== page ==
This week, I'm bringing you two brews from a city that is just starting to emerge in the craft beer arena...Cincinnati, Ohio. Some of you will point out that, yes, technically one of these breweries is from Kentucky, but since it's literally just across the river...I'm counting it!
Up first we have Truth IPA from Rhinegeist.
Rhinegeist is housed in a building that dates back to 1895 in the Over-the-Rhine neighborhood of Cincinnati, Ohio – hence their name (which means Ghost of the Rhine). They brewed their first batch of beer in 2013 and have been quite successful since then. Right now you can only find them in parts of Ohio (those being Cincy, Columbus, Dayton) and Northern Kentucky.
Their West Coast style IPA, Truth, poured a cloudy golden amber color with more than two full fingers of fluffy white head. The head was quick to dissipate, leaving just a small dusting atop the liquid in less than a minute. However, quite a few bubbles didn’t want to leave and clung to the side of the glass creating a splotchy patchwork of foam lacing.
The West Coast influence really came out in the aroma, as there were plenty of citrus and hops to be found. Mostly I got grapefruit and a hint of piney hops with some mango and pale malts hiding beneath the surface.
The first sip didn’t quite mirror what my nose had picked up. The sip begins with a rush of carbonation, with the hops and just a slight grapefruit flavor tingling on my taste buds. As I began to swallow, the mango really showed itself. The whole backend of the taste was mango and pale malts to cut down on the otherwise bitter brew.
I was a little surprised how much the mango showed itself since the aroma had me thinking there would be more grapefruit. That being said, it was a pleasant and really tasty surprise.
The aftertaste brings back the piney hops witch lingers for a moment between sips. Truth ends on the dry end of things which brings some of the bitterness (it clocks in at 75 IBU) back for the moments between sips.
At the start of the beer the foam laced the glass quite well but, as I continued to drink down the contents of my glass, there was less and less lacing occurring. By the time I was more than half done, there were only one or two foamy spider webs stuck to the side of my glass.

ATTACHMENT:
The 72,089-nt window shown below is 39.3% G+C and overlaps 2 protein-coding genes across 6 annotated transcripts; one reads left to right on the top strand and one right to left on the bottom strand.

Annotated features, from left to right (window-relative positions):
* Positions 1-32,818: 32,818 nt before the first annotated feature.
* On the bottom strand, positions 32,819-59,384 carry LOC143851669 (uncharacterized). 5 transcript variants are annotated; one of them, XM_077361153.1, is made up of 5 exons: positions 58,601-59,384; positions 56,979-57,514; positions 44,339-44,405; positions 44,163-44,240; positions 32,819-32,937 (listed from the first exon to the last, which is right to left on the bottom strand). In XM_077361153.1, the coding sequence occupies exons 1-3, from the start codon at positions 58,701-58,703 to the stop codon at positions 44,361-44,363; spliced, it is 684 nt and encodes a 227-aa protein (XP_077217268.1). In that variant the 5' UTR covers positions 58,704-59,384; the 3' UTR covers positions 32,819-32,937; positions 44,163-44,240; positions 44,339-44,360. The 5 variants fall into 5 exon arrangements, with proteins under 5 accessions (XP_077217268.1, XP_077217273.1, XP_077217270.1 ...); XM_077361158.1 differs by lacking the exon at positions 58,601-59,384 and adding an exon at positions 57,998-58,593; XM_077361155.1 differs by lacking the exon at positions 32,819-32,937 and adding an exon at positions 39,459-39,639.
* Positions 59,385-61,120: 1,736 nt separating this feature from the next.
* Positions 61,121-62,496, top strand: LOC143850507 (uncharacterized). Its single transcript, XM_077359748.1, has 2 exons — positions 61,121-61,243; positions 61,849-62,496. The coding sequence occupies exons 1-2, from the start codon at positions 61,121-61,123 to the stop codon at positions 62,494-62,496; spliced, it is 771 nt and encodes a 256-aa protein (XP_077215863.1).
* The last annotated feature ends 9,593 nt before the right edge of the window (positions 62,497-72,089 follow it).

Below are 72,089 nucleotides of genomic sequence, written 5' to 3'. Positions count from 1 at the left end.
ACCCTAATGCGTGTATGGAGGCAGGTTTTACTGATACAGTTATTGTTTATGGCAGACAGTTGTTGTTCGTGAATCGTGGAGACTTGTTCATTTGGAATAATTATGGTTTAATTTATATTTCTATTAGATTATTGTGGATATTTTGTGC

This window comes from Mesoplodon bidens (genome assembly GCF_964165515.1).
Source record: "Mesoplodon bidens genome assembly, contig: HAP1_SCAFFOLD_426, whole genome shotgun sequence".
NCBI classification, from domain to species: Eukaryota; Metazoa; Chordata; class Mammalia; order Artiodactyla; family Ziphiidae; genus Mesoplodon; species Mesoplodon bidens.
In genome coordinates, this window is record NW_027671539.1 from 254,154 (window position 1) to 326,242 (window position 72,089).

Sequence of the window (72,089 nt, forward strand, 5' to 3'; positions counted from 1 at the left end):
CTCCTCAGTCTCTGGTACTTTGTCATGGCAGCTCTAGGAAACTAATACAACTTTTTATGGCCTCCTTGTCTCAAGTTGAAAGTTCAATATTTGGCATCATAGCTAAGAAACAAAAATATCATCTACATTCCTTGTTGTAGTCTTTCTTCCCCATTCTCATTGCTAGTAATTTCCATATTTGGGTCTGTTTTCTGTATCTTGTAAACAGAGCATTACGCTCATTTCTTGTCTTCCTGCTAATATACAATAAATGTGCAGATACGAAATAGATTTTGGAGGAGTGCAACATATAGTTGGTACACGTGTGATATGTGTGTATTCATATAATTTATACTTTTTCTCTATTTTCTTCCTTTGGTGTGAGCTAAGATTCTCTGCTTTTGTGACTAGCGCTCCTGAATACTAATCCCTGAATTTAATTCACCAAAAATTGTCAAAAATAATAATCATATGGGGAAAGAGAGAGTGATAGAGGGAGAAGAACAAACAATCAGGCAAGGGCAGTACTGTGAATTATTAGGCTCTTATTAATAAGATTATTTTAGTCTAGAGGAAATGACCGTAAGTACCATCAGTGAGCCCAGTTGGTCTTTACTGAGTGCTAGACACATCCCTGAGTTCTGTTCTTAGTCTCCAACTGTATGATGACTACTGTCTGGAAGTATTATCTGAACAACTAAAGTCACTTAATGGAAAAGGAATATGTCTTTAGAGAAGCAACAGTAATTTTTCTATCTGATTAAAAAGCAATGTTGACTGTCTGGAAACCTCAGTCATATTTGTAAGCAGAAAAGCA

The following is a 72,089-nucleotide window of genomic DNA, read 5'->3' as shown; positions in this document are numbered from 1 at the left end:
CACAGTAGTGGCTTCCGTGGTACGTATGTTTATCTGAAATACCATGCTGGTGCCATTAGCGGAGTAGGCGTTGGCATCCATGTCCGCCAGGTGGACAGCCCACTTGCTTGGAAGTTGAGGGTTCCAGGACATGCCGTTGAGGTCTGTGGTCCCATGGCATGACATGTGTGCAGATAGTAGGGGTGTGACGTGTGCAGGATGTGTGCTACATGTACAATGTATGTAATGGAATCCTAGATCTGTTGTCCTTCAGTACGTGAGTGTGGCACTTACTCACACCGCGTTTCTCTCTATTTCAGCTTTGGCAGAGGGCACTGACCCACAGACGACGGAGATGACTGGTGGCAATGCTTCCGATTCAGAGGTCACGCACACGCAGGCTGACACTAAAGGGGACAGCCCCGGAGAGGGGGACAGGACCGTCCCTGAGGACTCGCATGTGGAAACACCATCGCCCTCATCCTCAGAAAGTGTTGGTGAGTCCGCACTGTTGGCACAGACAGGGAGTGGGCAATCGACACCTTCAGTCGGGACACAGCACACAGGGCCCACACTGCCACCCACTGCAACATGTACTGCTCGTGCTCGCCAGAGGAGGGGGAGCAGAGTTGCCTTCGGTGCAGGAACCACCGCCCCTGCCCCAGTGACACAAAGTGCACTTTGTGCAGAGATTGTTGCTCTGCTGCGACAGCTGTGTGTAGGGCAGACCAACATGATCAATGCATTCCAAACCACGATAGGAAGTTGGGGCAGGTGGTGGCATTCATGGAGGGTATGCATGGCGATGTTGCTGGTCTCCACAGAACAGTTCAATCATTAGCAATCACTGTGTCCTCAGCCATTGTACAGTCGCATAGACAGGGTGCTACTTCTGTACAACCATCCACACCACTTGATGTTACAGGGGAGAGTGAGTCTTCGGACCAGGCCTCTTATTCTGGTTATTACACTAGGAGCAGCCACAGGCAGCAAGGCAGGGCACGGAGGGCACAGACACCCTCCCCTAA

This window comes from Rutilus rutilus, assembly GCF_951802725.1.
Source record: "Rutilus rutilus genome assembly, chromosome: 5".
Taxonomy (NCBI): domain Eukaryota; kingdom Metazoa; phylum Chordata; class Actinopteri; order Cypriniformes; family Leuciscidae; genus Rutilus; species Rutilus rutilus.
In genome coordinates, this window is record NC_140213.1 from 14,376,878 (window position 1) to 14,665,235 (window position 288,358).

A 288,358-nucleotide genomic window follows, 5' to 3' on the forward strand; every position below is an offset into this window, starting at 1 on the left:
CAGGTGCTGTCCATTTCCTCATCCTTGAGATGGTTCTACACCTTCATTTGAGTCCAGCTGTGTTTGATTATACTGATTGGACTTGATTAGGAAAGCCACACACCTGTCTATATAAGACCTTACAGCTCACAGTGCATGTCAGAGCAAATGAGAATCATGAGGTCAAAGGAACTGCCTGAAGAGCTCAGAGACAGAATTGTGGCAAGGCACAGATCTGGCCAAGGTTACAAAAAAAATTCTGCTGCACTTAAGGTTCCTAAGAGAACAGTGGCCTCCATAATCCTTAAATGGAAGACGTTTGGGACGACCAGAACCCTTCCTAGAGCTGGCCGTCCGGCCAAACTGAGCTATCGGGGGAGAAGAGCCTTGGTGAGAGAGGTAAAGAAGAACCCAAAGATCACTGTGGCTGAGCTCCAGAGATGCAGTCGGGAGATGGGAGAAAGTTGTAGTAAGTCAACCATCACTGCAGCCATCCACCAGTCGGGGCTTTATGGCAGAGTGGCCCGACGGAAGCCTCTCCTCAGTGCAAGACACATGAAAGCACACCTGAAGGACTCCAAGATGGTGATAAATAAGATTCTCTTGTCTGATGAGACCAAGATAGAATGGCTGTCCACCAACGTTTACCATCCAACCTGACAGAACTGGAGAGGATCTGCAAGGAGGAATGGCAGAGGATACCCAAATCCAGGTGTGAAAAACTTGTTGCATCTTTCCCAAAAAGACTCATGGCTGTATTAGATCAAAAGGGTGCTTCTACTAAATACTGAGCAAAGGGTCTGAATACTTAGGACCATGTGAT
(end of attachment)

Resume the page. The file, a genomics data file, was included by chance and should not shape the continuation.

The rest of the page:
Despite the higher IBU rating and the solid ABV (7.2%, which is completely hidden) this is a really smooth IPA. I could drink this all night long…and I would if I had more than just one can.
Overall, this was a great first impression from Rhinegeist. I really enjoyed this can and will be sure to find more of their brews anytime I’m in their distribution area. Truth IPA was smooth, had tons of mango and citrus flavors, and was almost too easy to drink. Even the price is right! A six pack of cans will only cost you $9.99. What’s not to like?! Really good stuff here! 8.5/10
Secondly, I wanted to bring Kentucky's Ei8ht Ball Brewing to your attention.
Ei8ht Ball calls Bellvue, Kentucky – which is next right next to Cincinnati, Ohio...just across the Ohio River. In fact, they are a mere three miles away from the above-mentioned Rhinegeist Brewery.
They’ve been brewing since 2013 and have a taproom featuring 42 different draft beers (a mixture of their brews and guest beers) at any given time. I can’t find online where they currently distribute but I know Kentucky and parts of Ohio can find them.
Prodigal is Ei8ht Ball’s American pale ale. The brew is generously dry hopped, and you can tell. As soon as I popped the can open, there was a very pleasant piney, citrusy aroma with a solid hop backing that flowed from the beer. There were also some grassy and caramel malt notes lingering behind the hops.
When poured, Prodigal is a medium amber color with just about a finger of fluffy white head that dissipates into a dusting around the edge of the glass in under a minute.
The first sip was quite nice. There was a tiny carbonation fizz to start off the sip before the citrusy (light grapefruit and tangerine mostly) and piney hops made their mark. The beer then ends on an earthy/grassy slide with some caramel malts cutting nicely into the hop sting.
At the end of each sip there is a tiny bitter aftertaste (at roughly 40 IBU, it’s nothing too bad) that lingers for a few moments, but it’s nothing too harsh. This APA has a slightly watery mouthfeel to it with some pretty solid carbonation; but, to my surprise, there was not a huge amount of lacing. Just a few cloud groups clinging to the side with no clear lines.
As the contents of my glass continued to disappear, the flavors changed slightly. Towards the end, the malts really outdid the hops. The piney bitterness slipped away and more of the citrus and caramel came out, which really boosted this beer up, in my humble opinion.
Clocking it at 6.5% ABV, the beer is no slouch at all; and it even hides the booze really well! And, since it’s just $1.99 for the 12 ounce can, you can afford quite a few.
Overall, Prodigal is a very solid and quite sessionable APA. The light body and mouthfeel combined with the higher alcohol content and slight grassy flavors make this a great beer to have after mowing the grass…or even going outside at all. 8/10